Do: Make it visually appealing. Plain text emails are effective for 1:1 sales emails, but a well-designed email template with relevant images can make your marketing emails stand out and increase click-through rates.
Don’t: Use too many images. Some browsers may not display your emails correctly, so don’t make them too image-heavy. A clear message and CTA are what your emails need most.
Do: Use the appropriate tone and have a clear message. Make sure to follow brand guidelines and have a clear and consistent voice across all emails. Also, make sure to use the appropriate tone for the occasion. For example, new product announcements should be exciting, while news or company updates may be more informative or journalistic.
Don’t: Try to say too many things in one email. Every email needs to have a single point and purpose. Too much busyness in one email will only confuse people and prevent them from taking the desired action.
Do: Include a clear CTA. If you’re sending an email, chances are you want your contacts to take a specific action like downloading an ebook or scheduling a meeting. Don’t make readers guess what you want them to do. Always include a clear CTA within your emails.
Don’t: Have multiple CTAs competing for attention. Again, every email should have a specific point and purpose. Don’t ask readers to do too many different things, or they will end up taking no action at all.
Optimizing for mobile
Do: Test your email on different device types before sending. This includes smartphones, tablets, Androids, iPhones, and more. Devices will display emails differently, so be sure to test your email template thoroughly. Using a responsive template and a single-column layout will help ensure consistency across all device types.
Don’t: Assume that it will look the same across all devices. Just because it looks good on your desktop browser doesn’t mean it will render that way for everyone. Failing to test your emails and optimize them correctly can lead to high unsubscribe rates and lower engagement overall.
A/B testing your emails
Do: Test everything and test often. This is the best way to learn your audience’s preferences. You should test subject lines, CTAs, images, copy, and other vital elements. Make sure you are testing around a hypothesis (short subject line vs. long subject line, for example) and not just making random changes.
Don’t: Ignore the value of testing. Creating an A/B test requires some extra thought and effort, but it can make a huge difference in how successful your email marketing is.
Do: Test one thing at a time. Pick a specific metric you want to improve, such as open rate, and use that as a starting point. See if different headlines or character counts make a difference before moving on to the next test.
Don’t: Change too many things at once, or you won’t know which change your users are reacting to.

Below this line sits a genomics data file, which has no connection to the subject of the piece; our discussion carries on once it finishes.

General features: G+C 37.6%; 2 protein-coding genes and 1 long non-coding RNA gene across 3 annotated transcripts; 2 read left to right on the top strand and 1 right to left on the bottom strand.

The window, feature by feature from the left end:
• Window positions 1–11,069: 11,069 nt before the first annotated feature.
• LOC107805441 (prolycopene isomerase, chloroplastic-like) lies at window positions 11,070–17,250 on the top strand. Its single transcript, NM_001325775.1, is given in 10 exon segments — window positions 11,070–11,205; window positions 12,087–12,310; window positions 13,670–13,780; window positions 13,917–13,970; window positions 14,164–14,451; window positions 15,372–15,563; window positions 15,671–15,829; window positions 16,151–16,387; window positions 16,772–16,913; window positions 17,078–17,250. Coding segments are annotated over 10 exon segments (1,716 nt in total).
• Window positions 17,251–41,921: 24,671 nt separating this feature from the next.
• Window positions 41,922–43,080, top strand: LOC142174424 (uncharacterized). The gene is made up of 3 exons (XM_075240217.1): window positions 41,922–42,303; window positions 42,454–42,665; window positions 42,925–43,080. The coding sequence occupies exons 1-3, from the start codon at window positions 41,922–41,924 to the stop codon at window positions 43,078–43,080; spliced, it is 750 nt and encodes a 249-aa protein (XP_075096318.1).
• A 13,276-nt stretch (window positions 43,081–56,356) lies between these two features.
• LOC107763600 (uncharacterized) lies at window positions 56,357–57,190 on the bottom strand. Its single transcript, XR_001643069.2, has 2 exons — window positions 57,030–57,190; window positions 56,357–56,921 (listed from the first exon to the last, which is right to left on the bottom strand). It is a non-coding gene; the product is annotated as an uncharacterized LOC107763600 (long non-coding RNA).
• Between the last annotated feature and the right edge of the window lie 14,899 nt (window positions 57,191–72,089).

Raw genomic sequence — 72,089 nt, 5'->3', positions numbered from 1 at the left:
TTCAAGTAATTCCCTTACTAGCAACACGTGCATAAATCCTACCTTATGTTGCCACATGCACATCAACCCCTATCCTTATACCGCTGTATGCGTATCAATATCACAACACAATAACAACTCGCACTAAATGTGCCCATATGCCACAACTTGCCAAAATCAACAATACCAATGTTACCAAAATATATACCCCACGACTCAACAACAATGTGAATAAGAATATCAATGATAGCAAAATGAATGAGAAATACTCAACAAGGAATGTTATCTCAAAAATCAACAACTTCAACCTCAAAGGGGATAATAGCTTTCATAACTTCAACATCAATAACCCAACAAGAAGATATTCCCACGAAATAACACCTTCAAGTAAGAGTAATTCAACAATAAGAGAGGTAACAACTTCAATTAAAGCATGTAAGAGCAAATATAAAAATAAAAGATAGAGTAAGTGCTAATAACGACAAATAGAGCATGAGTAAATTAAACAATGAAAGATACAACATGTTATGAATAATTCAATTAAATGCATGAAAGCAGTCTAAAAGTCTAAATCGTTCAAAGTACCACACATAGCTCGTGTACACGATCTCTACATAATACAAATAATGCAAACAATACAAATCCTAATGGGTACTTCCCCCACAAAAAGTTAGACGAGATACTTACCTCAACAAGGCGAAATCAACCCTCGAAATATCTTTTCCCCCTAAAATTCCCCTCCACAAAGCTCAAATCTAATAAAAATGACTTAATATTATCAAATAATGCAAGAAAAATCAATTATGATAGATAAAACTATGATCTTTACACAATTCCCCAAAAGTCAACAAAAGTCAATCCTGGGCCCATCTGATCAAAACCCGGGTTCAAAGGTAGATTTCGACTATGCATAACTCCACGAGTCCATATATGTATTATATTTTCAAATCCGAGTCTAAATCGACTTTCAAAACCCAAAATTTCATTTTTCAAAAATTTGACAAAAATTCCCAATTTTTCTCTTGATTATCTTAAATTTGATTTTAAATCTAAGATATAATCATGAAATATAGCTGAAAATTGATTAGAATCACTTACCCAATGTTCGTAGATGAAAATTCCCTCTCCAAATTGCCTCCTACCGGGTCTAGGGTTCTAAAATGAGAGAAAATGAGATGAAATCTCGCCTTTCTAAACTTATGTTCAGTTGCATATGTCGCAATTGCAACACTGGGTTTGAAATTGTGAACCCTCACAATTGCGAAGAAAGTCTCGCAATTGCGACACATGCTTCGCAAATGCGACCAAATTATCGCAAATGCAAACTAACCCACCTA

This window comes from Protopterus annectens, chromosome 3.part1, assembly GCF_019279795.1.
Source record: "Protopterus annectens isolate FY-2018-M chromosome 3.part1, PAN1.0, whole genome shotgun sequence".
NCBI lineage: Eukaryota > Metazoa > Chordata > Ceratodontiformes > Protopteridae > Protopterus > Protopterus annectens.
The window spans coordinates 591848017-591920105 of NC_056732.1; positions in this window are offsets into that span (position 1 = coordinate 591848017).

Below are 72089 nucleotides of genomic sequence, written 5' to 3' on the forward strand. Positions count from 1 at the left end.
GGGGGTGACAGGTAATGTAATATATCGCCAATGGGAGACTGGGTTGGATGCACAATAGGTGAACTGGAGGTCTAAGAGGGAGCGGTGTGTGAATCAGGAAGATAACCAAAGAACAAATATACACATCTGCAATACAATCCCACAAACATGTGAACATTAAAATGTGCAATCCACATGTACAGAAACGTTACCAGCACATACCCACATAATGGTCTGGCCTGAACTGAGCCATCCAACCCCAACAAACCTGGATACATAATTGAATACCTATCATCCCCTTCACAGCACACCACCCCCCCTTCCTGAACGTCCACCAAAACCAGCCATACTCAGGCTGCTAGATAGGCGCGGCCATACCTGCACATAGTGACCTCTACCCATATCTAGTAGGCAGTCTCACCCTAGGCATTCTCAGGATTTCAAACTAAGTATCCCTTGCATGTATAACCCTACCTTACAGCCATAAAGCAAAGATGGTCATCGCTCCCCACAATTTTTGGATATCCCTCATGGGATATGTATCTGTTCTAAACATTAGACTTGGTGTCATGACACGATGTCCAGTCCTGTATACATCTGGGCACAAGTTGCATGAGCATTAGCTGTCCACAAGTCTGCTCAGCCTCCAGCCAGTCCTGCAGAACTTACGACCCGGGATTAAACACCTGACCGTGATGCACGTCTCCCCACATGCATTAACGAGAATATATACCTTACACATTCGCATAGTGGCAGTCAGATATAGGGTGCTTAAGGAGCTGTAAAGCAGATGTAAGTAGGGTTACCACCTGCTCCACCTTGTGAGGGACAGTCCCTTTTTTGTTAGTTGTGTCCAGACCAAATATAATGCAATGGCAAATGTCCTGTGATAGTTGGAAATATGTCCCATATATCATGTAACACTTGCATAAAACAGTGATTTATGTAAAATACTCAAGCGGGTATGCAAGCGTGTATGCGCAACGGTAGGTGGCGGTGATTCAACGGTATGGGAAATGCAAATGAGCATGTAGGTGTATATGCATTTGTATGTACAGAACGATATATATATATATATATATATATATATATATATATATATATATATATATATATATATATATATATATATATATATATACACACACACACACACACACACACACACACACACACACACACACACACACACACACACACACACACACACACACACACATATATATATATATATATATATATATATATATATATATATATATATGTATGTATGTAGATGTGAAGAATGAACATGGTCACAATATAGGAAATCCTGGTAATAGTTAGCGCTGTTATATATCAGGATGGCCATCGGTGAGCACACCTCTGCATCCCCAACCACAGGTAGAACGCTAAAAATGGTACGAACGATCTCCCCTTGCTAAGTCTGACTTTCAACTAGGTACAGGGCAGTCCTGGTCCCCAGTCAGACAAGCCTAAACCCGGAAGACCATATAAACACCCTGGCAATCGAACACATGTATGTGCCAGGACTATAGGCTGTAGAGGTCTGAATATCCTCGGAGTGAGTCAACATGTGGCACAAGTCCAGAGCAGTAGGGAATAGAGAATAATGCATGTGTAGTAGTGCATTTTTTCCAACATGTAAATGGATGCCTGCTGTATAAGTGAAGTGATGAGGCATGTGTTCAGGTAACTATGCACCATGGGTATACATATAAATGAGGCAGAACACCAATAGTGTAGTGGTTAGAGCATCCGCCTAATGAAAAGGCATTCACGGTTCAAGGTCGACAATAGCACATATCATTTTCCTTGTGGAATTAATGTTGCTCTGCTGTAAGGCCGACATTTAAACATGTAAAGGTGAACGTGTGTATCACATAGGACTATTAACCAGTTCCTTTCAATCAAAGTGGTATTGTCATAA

Maintaining your email list
Do: Monitor bounces, unsubscribes, and unengaged contacts. A healthy email list is vital to success with email marketing. Pruning your list to remove low-quality contacts will be beneficial in the long run.
Don’t: Be afraid to weed unresponsive contacts. Having a massive email list is meaningless if your contacts aren’t engaging with you. It’s better to have a small number of highly engaged contacts than to risk damaging your reputation with low open rates and high spam reports.
Setting goals for your email campaign
Do: Identify which metrics will support your business goals. Open rates alone won’t translate to new business opportunities. Look at click rates, unsubscribe rates, traffic generated through email channels, and other meaningful metrics to determine how impactful email is to your overall business and marketing strategy.
Don’t: Get hung up on vanity metrics such as # of opens or the size of your list. Set goals for each email – such as downloading an ebook or visiting a webpage – and use that to determine which KPIs are the most important.
Do: Be realistic. Establish a baseline and work towards incremental improvements over time. Take a look at email performance over time and make sure the more significant trend is moving up and to the right.
Don’t: Set yourself up for disappointment. Setting unrealistic goals will make it seem like email “isn’t working” when it is. Make sure you are setting goals that are attainable and based on reality.
Success with Email Marketing Takes Practice
Email marketing may take some time to generate results, but it can be a hugely important channel for your business. Don’t be afraid to experience some trial and error. You will have to experiment to find what works and what doesn’t, but following the do’s and don’ts and email marketing can help you get started in the right direction.
If you want some help with your emails, don’t hesitate to contact us today. We love to talk about marketing. You can also download the free ebook below to learn how we fit email into a larger growth-driven marketing strategy.